One of the most fascinating things about Hearthstone is that despite the usual terminology, it is not actually a “trading card game,” in that you cannot trade. Trading is functionally replaced by a crafting system that allows you to inefficiently transform cards into any other cards whenever you like. There are advantages and disadvantages to this from a player’s perspective. The obvious disadvantage is that you can’t shape your collection without destroying value. The advantage lies primarily in not exposing players to the vagaries of a secondary market as a requirement to managing their collections. This should be a big draw for people who have never played a TCG before, as every acquisition of a new card won’t involve the feeling that as a non-expert you might be getting cheated. Related is the topic of this post: since growing your Hearthstone collection is a solo endeavor, we can compute the rate at which it happens without reference to any market conditions or other exogenous factors.
Left out of the post is a discussion of Arena rewards and the efficiency of playing Arena. I want to add this to a follow-up post as soon as I have data on Arena rewards at each tier, particularly since there are a number of good reasons to spend your gold or money on Arena rather than buying packs.
For today, however, the question we explore is how many packs you must expect to buy or otherwise acquire in order to collect any desired set of cards.
The key piece of data needed for this analysis is the average distribution of card rarity when you open a pack. For this I turned to any forum posts I could find where people tried to tabulate such information and made the best approximations I could: 1% Legendary, 4% Epic, 21% Rare, and the remainder common. 2% of commons are golden, and 5% of all other rarities.
- I definitely would appreciate any further light people could shed on this in the form of card distribution data that was collected in a controlled manner (which means, it was non-selectively determined that a set of packs will be recorded). It would be a simple matter to tweak the numbers and re-run the simulations.
- It’s not important for this purpose that each pack has a guaranteed rare or better. Since packs are only opened as whole units, only the average rarity across the pack is important. In theory the variance in the outcome may be slightly affected.
The other important information is the distribution of cards across each rarity. For this the database filters at Hearthhead come in handy. Select the “expert” set and leave “uncollectible” unchecked, and you can see the number of cards to be collected at each rarity:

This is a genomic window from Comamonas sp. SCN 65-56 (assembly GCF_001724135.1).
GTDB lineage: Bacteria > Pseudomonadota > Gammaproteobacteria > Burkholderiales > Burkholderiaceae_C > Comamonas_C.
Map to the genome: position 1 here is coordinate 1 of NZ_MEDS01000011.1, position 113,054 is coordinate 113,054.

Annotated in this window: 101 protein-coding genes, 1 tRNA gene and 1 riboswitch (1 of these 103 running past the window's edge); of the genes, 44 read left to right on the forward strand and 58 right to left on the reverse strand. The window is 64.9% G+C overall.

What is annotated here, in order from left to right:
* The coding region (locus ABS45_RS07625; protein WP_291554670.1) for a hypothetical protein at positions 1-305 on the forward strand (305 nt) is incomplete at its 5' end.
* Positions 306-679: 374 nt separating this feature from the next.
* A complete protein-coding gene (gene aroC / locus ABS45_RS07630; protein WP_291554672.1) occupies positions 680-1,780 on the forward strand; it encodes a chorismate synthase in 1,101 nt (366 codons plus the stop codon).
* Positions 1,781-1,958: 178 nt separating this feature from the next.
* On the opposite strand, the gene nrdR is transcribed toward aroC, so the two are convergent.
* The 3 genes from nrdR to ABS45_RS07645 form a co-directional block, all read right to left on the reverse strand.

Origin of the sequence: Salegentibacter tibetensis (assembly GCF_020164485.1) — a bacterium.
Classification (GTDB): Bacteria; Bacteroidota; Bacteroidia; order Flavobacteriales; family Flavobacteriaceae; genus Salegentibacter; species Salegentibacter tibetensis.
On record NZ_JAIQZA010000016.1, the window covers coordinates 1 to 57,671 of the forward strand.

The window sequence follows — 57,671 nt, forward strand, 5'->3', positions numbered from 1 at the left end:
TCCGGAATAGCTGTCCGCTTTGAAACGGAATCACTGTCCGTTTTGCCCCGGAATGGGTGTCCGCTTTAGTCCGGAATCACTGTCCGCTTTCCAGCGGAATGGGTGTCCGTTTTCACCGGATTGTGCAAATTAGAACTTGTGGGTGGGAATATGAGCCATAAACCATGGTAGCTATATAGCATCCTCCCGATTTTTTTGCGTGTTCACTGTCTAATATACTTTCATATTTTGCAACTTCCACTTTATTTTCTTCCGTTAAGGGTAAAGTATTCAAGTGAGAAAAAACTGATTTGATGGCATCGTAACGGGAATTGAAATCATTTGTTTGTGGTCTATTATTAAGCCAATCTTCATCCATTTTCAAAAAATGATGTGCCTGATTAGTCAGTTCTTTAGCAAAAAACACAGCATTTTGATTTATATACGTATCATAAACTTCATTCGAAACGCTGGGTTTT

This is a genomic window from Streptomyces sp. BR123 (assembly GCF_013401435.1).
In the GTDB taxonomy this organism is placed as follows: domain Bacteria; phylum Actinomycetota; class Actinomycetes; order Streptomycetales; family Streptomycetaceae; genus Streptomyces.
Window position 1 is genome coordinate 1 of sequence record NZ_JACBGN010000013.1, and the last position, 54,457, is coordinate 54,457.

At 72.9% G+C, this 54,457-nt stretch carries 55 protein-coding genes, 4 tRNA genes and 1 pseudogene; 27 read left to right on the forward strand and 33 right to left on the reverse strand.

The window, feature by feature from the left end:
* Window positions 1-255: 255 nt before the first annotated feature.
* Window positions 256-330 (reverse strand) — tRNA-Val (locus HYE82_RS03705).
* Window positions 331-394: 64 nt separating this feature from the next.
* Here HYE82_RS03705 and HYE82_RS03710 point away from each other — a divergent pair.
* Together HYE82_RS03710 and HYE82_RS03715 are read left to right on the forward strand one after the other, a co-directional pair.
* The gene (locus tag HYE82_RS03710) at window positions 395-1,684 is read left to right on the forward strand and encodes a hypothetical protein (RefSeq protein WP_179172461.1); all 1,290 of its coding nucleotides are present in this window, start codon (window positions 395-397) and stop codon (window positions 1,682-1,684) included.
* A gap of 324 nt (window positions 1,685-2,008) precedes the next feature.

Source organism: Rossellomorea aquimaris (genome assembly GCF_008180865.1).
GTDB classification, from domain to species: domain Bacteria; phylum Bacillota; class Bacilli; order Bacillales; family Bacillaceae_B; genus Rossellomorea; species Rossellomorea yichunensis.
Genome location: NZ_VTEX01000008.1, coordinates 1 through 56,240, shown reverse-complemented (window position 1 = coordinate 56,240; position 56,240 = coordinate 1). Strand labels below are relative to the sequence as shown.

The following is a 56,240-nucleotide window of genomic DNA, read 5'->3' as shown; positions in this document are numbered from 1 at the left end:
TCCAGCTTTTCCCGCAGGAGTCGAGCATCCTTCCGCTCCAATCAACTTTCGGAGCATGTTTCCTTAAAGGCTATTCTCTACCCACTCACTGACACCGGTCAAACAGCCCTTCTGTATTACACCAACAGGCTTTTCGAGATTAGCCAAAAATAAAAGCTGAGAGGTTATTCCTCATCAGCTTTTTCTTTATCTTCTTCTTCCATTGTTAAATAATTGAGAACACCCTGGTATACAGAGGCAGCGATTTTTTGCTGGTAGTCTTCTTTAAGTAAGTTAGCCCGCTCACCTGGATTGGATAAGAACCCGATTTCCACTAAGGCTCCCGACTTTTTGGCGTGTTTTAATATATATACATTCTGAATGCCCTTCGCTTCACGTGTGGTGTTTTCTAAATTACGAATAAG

- 94 Common (40 neutral and 6 of every class)
- 81 Rare (36 neutral and 5 of every class)
- 37 Epic (10 neutral and 3 of every class)
- 33 Legendary (24 neutral and 1 of every class)
Blizzard’s initial post on Arcane Dust is a reference for crafting and disenchanting values.
The Big Picture
From the above we can derive a few different things.
- The total value of dust that would be required to craft a full playset (2 each of the 212 non-legendaries and 1 each of the 33 legendaries) is 106,120 Dust for a non-golden set and 428,800 Dust for a golden set.
- The average yield of a fully disenchanted pack is 93.03 Dust.
- Therefore, if you turned every card to Dust and crafted a full playset from scratch, it would take you 1141 packs for non-golden, and 4609 packs for golden. This provides a useful upper bound for comparison when we simulate how many packs it will take with more reasonable behavior.
- With duplicates taken into account we would expect to open 135 legendaries before having at least one of each. At one legendary every 20 packs, that’s 2700 packs before you get them all by luck alone.
As always, before simply tossing everything into a simulation, it’s good to see what we can ballpark on our own. For example, we know that the expected number of packs opened to complete a set is going to be something substantially less than 1141. Let’s guesstimate that it will be less by a factor of around 2.5. We might think this because, if you imagine 106,120 Dust as that target value you’re trying to acquire, then the early cards you open will in reality contribute more than their disenchant value. They’ll effectively contribute their crafting value (because each one will be a card you don’t have to craft later). Since for the highest-value cards, the craft value is four times the disenchant value, we can think of the value of each opened pack as starting out around 4x the disenchant value and then decaying down to 1x as our collection fills up. So at an average of around 2.5, you might expect to open 450 packs in reality.
This assumes, incidentally, that you are using the optimal strategy for reaching the final goal, which is to disenchant all extras you open and hoard the Dust until you have enough to craft all missing cards all at once. Crafting earlier to reach other goals will be discussed below.
As one other interesting point of napkin math, with 450 packs you expect to open 22.5 legendaries. Obviously not enough to fill out the required 33, and in fact with overlaps you only expect to have about 16. So half of the legendaries will be obtained from crafting. This means we can conclude that crafting is generally going to go “up” (turning common cards into rare cards) and that around 27,000 Dust, almost 300 packs’ worth, will be put towards crafting legendaries to complete your set.